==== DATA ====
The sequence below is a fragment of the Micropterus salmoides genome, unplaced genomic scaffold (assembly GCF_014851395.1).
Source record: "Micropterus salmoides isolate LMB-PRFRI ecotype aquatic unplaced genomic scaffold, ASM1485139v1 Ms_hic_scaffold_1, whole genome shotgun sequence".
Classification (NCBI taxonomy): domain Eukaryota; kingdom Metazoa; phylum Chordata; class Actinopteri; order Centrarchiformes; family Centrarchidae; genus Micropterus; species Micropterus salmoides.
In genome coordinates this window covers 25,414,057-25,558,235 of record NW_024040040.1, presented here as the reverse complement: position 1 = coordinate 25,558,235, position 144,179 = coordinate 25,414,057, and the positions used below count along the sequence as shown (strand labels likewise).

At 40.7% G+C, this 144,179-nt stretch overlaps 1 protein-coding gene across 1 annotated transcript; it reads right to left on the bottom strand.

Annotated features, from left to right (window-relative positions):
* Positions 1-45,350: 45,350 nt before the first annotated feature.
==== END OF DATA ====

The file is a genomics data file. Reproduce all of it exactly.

The sequence below is a fragment of the Micropterus salmoides genome, unplaced genomic scaffold (assembly GCF_014851395.1).
Source record: "Micropterus salmoides isolate LMB-PRFRI ecotype aquatic unplaced genomic scaffold, ASM1485139v1 Ms_hic_scaffold_1, whole genome shotgun sequence".
Classification (NCBI taxonomy): domain Eukaryota; kingdom Metazoa; phylum Chordata; class Actinopteri; order Centrarchiformes; family Centrarchidae; genus Micropterus; species Micropterus salmoides.
In genome coordinates this window covers 25,414,057-25,558,235 of record NW_024040040.1, presented here as the reverse complement: position 1 = coordinate 25,558,235, position 144,179 = coordinate 25,414,057, and the positions used below count along the sequence as shown (strand labels likewise).

At 40.7% G+C, this 144,179-nt stretch overlaps 1 protein-coding gene across 1 annotated transcript; it reads right to left on the bottom strand.

Annotated features, from left to right (window-relative positions):
* Positions 1-45,350: 45,350 nt before the first annotated feature.